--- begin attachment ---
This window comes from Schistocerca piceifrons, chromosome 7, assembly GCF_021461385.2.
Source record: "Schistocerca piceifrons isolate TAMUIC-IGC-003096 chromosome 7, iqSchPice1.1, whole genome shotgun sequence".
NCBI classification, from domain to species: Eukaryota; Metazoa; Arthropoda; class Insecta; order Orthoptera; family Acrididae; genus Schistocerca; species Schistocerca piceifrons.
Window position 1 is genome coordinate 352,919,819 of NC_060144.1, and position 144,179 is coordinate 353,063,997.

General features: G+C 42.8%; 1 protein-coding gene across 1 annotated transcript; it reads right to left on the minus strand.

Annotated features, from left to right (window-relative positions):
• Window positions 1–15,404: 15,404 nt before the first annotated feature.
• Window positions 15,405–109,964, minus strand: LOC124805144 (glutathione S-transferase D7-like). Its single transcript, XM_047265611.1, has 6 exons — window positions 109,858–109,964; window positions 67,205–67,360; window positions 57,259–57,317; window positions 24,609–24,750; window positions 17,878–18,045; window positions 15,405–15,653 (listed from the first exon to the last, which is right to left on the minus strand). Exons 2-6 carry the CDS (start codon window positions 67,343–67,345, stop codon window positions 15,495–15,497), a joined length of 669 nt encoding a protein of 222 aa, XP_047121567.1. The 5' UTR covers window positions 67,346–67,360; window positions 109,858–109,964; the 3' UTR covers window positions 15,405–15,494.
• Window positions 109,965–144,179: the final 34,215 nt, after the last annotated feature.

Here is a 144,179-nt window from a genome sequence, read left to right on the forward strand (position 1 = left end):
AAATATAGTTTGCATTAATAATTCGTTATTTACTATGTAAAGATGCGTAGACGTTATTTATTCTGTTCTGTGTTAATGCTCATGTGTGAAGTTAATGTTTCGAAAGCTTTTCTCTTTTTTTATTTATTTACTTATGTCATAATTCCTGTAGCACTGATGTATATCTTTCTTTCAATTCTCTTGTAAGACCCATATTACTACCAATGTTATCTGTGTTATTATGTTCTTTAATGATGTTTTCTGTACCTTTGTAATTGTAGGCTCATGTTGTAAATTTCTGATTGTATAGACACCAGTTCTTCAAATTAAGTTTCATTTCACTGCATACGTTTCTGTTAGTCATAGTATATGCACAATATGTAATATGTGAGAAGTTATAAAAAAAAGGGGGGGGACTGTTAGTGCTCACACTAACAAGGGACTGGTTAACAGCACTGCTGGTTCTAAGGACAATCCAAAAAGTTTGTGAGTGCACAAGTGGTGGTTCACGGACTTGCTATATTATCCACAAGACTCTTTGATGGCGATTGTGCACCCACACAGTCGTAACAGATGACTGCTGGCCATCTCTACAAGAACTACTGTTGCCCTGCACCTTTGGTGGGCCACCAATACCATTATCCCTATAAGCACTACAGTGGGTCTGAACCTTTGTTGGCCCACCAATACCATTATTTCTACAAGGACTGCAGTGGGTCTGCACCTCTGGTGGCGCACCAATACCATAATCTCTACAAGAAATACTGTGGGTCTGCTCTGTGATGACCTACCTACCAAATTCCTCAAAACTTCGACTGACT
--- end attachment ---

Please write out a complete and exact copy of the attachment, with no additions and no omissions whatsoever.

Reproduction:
This window comes from Schistocerca piceifrons, chromosome 7, assembly GCF_021461385.2.
Source record: "Schistocerca piceifrons isolate TAMUIC-IGC-003096 chromosome 7, iqSchPice1.1, whole genome shotgun sequence".
NCBI classification, from domain to species: Eukaryota; Metazoa; Arthropoda; class Insecta; order Orthoptera; family Acrididae; genus Schistocerca; species Schistocerca piceifrons.
Window position 1 is genome coordinate 352,919,819 of NC_060144.1, and position 144,179 is coordinate 353,063,997.

General features: G+C 42.8%; 1 protein-coding gene across 1 annotated transcript; it reads right to left on the minus strand.

Annotated features, from left to right (window-relative positions):
• Window positions 1–15,404: 15,404 nt before the first annotated feature.
• Window positions 15,405–109,964, minus strand: LOC124805144 (glutathione S-transferase D7-like). Its single transcript, XM_047265611.1, has 6 exons — window positions 109,858–109,964; window positions 67,205–67,360; window positions 57,259–57,317; window positions 24,609–24,750; window positions 17,878–18,045; window positions 15,405–15,653 (listed from the first exon to the last, which is right to left on the minus strand). Exons 2-6 carry the CDS (start codon window positions 67,343–67,345, stop codon window positions 15,495–15,497), a joined length of 669 nt encoding a protein of 222 aa, XP_047121567.1. The 5' UTR covers window positions 67,346–67,360; window positions 109,858–109,964; the 3' UTR covers window positions 15,405–15,494.
• Window positions 109,965–144,179: the final 34,215 nt, after the last annotated feature.

Here is a 144,179-nt window from a genome sequence, read left to right on the forward strand (position 1 = left end):
AAATATAGTTTGCATTAATAATTCGTTATTTACTATGTAAAGATGCGTAGACGTTATTTATTCTGTTCTGTGTTAATGCTCATGTGTGAAGTTAATGTTTCGAAAGCTTTTCTCTTTTTTTATTTATTTACTTATGTCATAATTCCTGTAGCACTGATGTATATCTTTCTTTCAATTCTCTTGTAAGACCCATATTACTACCAATGTTATCTGTGTTATTATGTTCTTTAATGATGTTTTCTGTACCTTTGTAATTGTAGGCTCATGTTGTAAATTTCTGATTGTATAGACACCAGTTCTTCAAATTAAGTTTCATTTCACTGCATACGTTTCTGTTAGTCATAGTATATGCACAATATGTAATATGTGAGAAGTTATAAAAAAAAGGGGGGGGACTGTTAGTGCTCACACTAACAAGGGACTGGTTAACAGCACTGCTGGTTCTAAGGACAATCCAAAAAGTTTGTGAGTGCACAAGTGGTGGTTCACGGACTTGCTATATTATCCACAAGACTCTTTGATGGCGATTGTGCACCCACACAGTCGTAACAGATGACTGCTGGCCATCTCTACAAGAACTACTGTTGCCCTGCACCTTTGGTGGGCCACCAATACCATTATCCCTATAAGCACTACAGTGGGTCTGAACCTTTGTTGGCCCACCAATACCATTATTTCTACAAGGACTGCAGTGGGTCTGCACCTCTGGTGGCGCACCAATACCATAATCTCTACAAGAAATACTGTGGGTCTGCTCTGTGATGACCTACCTACCAAATTCCTCAAAACTTCGACTGACT